Buried deep in the small print of today’s UK government budget were confirmation of a couple of important measures for universities and research centres developing shared infrastructure and services:
2.191 VAT: cost sharing – Following the announcement at Autumn Statement 2011 the
Government will introduce a VAT exemption for services shared between VAT exempt bodies
including charities and universities. (Finance Bill 2012) (h)
2.184 VAT: relief for European Research Infrastructure Consortia – As announced at
Budget 2011, the Government will introduce secondary legislation in autumn 2012 to provide
VAT relief to European Research Infrastructure Consortia.
UK VAT is levied at 20% so these exemptions and reliefs are potentially very important for those developing shared research infrastructure and services. Currently, initiatives seeking to leverage economies of scale between institutions can face a barrier of an additional 20% surcharge for VAT.
The Joint Information Systems Committee of the Higher and Further Education Councils (JISC) has announced that it is to become a limited company on 1st August 2012. This is part of the implementation of the recommendations from the Wilson review of JISC. Currently the JISC is not a legal entity but still just a committee with all employment or other contracts arranged either through HEFCE or the universities of Bristol and KCL that host JISC offices. The operational difficulties of this arrangement had previously led to establishing limited companies for parts of JISC operations such as JISC Collections, so the change is a logical progression.
Probably the sector’s greatest interest in the implementation of the Wilson Review though will be the JISC budget going forward and its allocation across its future activities. JISC funds a wide-range of shared services and innovation projects across UK universities. News on this is still to emerge.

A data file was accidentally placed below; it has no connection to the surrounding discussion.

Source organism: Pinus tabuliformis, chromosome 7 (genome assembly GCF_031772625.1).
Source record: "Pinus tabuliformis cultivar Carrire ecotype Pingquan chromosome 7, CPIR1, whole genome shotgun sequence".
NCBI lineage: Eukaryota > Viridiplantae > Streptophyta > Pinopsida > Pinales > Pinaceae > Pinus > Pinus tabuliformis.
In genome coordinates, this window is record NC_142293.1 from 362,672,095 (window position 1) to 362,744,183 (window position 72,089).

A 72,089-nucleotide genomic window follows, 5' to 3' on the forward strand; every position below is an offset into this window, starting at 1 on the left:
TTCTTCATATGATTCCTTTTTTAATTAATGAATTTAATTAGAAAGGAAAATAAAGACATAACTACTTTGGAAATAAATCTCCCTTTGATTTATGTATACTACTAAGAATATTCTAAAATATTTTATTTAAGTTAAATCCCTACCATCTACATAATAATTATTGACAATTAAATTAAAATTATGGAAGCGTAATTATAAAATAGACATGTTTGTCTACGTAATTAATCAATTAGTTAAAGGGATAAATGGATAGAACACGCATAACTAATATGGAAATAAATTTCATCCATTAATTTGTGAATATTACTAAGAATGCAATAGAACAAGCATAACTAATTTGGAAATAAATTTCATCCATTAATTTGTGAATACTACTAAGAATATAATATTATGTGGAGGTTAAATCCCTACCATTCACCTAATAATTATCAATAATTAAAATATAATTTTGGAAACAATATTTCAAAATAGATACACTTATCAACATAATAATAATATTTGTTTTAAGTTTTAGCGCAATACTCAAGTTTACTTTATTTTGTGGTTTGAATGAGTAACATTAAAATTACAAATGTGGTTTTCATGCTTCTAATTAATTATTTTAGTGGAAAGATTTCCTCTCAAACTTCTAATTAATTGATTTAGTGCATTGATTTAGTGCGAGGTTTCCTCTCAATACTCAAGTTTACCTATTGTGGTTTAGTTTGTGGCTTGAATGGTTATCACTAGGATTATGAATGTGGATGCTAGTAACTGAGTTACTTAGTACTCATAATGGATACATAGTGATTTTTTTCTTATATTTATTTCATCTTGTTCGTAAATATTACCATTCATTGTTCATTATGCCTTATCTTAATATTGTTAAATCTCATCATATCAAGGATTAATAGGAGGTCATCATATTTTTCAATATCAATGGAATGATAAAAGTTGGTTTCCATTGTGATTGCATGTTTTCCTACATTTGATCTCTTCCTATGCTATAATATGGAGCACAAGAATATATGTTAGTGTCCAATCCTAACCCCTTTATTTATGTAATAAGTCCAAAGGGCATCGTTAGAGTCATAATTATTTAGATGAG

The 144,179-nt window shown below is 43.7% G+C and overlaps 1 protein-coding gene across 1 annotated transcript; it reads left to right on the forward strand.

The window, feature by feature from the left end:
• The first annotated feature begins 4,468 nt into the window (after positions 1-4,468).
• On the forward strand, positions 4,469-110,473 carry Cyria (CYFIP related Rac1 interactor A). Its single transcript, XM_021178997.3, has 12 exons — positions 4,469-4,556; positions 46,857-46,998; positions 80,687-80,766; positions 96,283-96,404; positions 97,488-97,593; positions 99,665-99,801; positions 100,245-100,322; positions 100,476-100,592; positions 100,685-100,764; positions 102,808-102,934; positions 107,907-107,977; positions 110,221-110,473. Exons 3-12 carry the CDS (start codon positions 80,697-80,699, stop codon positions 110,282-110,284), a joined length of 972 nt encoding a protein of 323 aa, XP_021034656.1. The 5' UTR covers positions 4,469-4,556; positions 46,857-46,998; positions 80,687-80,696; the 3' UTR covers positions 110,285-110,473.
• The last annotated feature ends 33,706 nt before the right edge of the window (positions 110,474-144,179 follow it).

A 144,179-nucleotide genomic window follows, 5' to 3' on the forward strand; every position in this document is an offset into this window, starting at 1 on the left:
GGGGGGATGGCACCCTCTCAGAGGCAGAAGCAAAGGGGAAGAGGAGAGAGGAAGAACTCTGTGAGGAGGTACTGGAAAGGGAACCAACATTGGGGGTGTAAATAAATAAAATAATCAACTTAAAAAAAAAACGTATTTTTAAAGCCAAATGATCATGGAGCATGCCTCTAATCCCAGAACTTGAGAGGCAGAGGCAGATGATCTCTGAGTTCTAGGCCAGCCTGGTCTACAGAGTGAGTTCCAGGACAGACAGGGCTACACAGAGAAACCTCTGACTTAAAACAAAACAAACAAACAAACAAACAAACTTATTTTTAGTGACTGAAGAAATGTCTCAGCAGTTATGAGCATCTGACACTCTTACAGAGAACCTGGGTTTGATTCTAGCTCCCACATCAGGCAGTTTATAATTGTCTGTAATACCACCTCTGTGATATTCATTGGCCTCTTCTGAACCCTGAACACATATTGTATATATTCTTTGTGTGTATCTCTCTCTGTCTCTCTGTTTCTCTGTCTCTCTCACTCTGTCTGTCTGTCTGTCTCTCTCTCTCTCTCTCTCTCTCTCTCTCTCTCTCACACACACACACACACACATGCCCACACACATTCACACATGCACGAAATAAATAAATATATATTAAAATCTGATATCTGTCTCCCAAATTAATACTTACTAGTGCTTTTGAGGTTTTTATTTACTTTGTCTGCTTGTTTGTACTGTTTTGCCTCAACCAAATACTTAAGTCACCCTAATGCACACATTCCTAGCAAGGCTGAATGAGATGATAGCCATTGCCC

I am delighted to announce that the second title in the new Technology Watch Reports Series that Charles Beagrie Ltd been producing for the Digital Preservation Coalition has just been released as a preview to DPC members.
The report ‘Preserving Moving Pictures and Sound’ is authored by Richard Wright, formerly of the BBC. It discusses issues of moving digital content from carriers (such as CD and DVD, digital videotape, DAT and minidisc) into files. This digital to digital ‘ripping’ of content is an area of digital preservation unique to the audio-visual world, and has unsolved problems of control of errors in the ripping and transfer process. It goes on to consider digital preservation of the content within the files that result from digitization or ripping, and the files that are born digital. While much of this preservation has problems and solutions in common with other content, there is a specific problem of preserving the quality of the digitized signal that is again unique to audio-visual content. Managing quality through cycles of ‘lossy’ encoding, decoding and reformatting is one major digital preservation challenge for audio-visual as are issues of managing embedded metadata.
Neil Beagrie, Director of Consultancy at Charles Beagrie Ltd, was commissioned to act as principal investigator and managing editor of the new series in 2011. The managing editor has been further supported by an Editorial Board drawn from DPC members and peer reviewers who have commented on the text prior to release. The Editorial Board comprises William Kilbride (Chair), Neil Beagrie (Series Editor), Janet Delve (University of Portsmouth), Tim Keefe (Trinity College Dublin), Andrew McHugh (University of Glasgow), Dave Thompson (Wellcome Library).
The full text of the report is available now to DPC members (from the DPC member web pages – accessible by DPC members only) but it is expected to have its wider public release on the DPC website in April or early May 2012. The public release and url for the public version will be announced on release.